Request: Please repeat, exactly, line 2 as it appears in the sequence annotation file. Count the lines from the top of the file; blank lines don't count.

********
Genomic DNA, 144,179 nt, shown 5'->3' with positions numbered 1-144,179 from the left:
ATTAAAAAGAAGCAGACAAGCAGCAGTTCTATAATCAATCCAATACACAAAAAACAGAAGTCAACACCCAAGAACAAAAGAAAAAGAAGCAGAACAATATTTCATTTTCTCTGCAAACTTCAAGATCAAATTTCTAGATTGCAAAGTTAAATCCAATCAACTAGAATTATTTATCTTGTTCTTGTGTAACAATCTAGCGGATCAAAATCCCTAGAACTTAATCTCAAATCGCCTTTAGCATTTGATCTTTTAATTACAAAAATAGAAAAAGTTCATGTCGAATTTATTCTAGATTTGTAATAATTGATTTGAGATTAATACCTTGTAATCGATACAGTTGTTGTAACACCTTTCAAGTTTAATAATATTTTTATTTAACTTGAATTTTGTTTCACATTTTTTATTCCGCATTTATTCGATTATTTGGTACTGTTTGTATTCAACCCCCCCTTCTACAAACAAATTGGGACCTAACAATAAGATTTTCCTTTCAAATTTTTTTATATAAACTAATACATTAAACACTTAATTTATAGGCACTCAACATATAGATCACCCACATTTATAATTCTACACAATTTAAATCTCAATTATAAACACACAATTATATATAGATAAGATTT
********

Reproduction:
ATTAAAAAGAAGCAGACAAGCAGCAGTTCTATAATCAATCCAATACACAAAAAACAGAAGTCAACACCCAAGAACAAAAGAAAAAGAAGCAGAACAATATTTCATTTTCTCTGCAAACTTCAAGATCAAATTTCTAGATTGCAAAGTTAAATCCAATCAACTAGAATTATTTATCTTGTTCTTGTGTAACAATCTAGCGGATCAAAATCCCTAGAACTTAATCTCAAATCGCCTTTAGCATTTGATCTTTTAATTACAAAAATAGAAAAAGTTCATGTCGAATTTATTCTAGATTTGTAATAATTGATTTGAGATTAATACCTTGTAATCGATACAGTTGTTGTAACACCTTTCAAGTTTAATAATATTTTTATTTAACTTGAATTTTGTTTCACATTTTTTATTCCGCATTTATTCGATTATTTGGTACTGTTTGTATTCAACCCCCCCTTCTACAAACAAATTGGGACCTAACAATAAGATTTTCCTTTCAAATTTTTTTATATAAACTAATACATTAAACACTTAATTTATAGGCACTCAACATATAGATCACCCACATTTATAATTCTACACAATTTAAATCTCAATTATAAACACACAATTATATATAGATAAGATTT